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You're in: Home / Writings / Crouching Tigers Pictorial:

Pictorial: Crouching Tigers
by Maciej Tomczak, December 2006

Desmond Morris once suggested that humans, being the omnipotent species, have a contractual obligation to compensate animals for losses and abuses: the animals have met their end of the deal already. Slowing down the extinction of endangered species is one of the tactics to fulfill the liability.

Despite their controversial consumerism and questionable intentions, well-run zoos (and much less so well-run circuses) try not to be the instruments of oppression they used to be. Artificially supporting and breeding rare animals kept in captivity saved many species from perishing.

The population of Indochinese (Corbett's) tigers dwindled to some 200-500 wild animals living in what's left of the forests along the Burmese-Thai border. Deforestation, along with poaching driven by the the brisk Chinese market for animal body parts, are believed to be responsible for the decimation.

Branded The Tiger Temple, Wat Pa Luangta Bua near Kanchanaburi in western Thailand promotes itself as a Buddhist animal sanctuary. Although the temple's holdings are diversified (it keeps deers, boars, water buffaloes, gibbons, horses and peacocks), its 18 tigers are by far the most powerful magnet for the thousands of visitors coming to see the place each month.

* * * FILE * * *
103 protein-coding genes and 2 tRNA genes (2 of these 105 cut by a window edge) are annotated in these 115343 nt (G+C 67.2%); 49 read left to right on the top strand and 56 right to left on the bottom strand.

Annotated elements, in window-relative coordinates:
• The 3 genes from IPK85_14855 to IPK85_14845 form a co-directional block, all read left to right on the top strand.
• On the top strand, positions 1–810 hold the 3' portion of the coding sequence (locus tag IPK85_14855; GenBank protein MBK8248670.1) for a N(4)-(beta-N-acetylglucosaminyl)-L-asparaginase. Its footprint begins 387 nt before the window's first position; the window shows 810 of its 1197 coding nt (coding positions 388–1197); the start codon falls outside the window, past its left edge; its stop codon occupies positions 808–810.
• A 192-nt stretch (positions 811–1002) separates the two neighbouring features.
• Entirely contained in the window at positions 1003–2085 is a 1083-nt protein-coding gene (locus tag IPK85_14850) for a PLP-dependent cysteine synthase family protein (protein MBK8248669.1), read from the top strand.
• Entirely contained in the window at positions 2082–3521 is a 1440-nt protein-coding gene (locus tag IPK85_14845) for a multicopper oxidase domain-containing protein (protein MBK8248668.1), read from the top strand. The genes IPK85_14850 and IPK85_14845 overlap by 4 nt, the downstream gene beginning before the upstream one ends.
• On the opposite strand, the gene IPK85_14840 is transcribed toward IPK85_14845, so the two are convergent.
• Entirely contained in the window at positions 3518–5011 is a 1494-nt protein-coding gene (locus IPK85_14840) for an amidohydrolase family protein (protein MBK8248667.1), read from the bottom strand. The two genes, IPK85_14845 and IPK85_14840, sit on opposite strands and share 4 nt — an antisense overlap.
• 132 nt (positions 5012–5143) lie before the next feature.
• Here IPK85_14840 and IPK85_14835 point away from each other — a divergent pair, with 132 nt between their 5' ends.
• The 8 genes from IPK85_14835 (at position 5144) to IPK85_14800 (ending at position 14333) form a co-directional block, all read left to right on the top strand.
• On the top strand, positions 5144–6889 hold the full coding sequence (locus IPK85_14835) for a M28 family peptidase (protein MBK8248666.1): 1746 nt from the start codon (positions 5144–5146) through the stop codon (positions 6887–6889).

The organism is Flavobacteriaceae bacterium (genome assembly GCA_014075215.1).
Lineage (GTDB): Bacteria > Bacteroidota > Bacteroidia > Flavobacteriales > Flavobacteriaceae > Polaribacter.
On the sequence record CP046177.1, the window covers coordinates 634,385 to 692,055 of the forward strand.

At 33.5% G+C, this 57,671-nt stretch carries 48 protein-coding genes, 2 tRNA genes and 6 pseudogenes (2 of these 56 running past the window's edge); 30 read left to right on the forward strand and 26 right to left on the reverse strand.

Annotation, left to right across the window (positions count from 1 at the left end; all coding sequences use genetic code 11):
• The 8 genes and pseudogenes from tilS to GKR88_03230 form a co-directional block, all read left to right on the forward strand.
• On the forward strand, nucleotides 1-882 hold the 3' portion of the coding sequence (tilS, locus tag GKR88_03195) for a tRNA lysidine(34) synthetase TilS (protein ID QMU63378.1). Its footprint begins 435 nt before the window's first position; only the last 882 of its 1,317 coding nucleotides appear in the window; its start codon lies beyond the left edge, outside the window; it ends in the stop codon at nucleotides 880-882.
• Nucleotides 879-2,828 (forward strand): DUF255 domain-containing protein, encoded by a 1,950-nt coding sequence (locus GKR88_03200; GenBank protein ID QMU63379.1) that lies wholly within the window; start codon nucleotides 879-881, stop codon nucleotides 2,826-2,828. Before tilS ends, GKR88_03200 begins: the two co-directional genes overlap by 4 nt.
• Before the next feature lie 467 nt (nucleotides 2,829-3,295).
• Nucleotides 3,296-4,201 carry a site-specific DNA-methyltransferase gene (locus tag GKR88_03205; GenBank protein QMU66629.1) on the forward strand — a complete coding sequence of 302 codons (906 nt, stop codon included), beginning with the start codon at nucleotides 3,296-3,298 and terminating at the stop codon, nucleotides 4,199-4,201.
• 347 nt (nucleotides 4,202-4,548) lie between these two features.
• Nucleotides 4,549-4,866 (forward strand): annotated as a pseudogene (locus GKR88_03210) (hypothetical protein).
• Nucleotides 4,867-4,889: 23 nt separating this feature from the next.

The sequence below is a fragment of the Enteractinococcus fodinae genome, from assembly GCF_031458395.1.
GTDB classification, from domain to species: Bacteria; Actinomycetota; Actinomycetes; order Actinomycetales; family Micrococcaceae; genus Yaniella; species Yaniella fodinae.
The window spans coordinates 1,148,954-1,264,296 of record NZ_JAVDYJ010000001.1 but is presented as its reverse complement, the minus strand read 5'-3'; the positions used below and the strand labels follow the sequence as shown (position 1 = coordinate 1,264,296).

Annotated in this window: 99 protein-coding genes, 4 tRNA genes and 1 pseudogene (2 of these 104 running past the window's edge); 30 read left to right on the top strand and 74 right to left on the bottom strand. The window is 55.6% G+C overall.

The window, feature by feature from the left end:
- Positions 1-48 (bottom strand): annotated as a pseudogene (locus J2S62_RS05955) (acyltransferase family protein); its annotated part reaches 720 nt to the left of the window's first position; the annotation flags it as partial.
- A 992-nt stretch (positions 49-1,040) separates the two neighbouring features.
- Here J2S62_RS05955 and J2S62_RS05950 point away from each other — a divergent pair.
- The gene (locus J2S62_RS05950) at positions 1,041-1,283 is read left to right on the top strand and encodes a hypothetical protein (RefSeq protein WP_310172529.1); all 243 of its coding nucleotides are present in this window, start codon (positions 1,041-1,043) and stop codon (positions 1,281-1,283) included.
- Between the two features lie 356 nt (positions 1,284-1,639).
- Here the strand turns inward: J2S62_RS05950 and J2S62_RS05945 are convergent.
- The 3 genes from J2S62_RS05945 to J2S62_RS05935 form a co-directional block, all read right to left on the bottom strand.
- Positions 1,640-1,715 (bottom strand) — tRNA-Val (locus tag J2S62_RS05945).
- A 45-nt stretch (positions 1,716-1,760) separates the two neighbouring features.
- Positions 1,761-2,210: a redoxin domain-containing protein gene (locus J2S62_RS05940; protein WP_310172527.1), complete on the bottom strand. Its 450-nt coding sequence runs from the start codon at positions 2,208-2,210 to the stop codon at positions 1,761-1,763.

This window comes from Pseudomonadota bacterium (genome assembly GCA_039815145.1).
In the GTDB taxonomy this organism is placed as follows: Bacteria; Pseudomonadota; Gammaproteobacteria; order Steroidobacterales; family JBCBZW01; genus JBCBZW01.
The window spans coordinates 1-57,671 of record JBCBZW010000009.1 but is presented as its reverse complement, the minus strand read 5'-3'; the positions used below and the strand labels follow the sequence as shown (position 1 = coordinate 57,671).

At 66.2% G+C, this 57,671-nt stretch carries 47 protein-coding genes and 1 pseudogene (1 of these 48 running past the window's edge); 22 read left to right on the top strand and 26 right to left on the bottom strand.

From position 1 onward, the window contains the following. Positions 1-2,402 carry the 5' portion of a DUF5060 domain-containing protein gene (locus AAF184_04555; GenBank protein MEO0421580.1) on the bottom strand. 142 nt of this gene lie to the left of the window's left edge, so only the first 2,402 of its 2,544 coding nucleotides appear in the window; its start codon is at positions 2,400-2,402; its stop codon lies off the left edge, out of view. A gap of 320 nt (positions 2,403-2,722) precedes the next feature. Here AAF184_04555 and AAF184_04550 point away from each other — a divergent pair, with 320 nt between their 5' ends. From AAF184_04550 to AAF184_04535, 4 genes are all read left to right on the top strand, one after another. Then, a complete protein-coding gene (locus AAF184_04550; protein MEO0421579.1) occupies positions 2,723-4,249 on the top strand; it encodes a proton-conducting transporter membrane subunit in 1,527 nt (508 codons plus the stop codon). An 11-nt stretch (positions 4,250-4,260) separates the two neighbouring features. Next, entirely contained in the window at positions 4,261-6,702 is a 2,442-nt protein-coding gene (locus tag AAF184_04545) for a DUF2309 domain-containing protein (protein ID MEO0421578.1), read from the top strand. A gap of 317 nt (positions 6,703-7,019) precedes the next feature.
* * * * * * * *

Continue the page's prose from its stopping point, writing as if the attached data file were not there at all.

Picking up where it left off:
The temple and its tigers received considerable publicity lately, including the 2004 and 2005 Animal Planet's documentaries and the Time Magazine feature that picked the temple as one of the Best in Asia 2006 (in for-the-soul section). The word is that the tigers, following the Buddhist persuasion, abandoned their hunting instincts and freely roam the temple grounds, communing with the monks and frolicking with prey animals and the public.

Presently, the tame tigers are kept in cages. Each afternoon, an army of lay handlers parade them on leashes to the man-made sand pit nearby. The temple's abbot walks the last tiger and a crowd of paying visitors follows. Once in the quarry, the tigers are chained to the eyelets cemented in the ground and the audience is allowed to have photographs taken while petting the cats. The show lasts for three hours.

There have been 14 tigers born at the temple in the last five years. The risk of inbreeding is high.  Along with booming ticket and trinket sales, the temple solicits donations to built a grandiose open-air moated enclosure for the tigers, complete with a parking lot, viewing boardwalks, a restaurant and a gift shop.


p.s. (July 2008): A UK-based charity, The Care for the Wild International (CWI), published a  report on its 2-year-long investigation of the Tiger Temple, accusing it of hypocrisy, misconduct, animal trafficking and abuse.  The CWI filed a complaint with the Thai National Parks, Wildlife and Plant Conservation Department.  Thai authorities promised to 'inspect' the temple.

 

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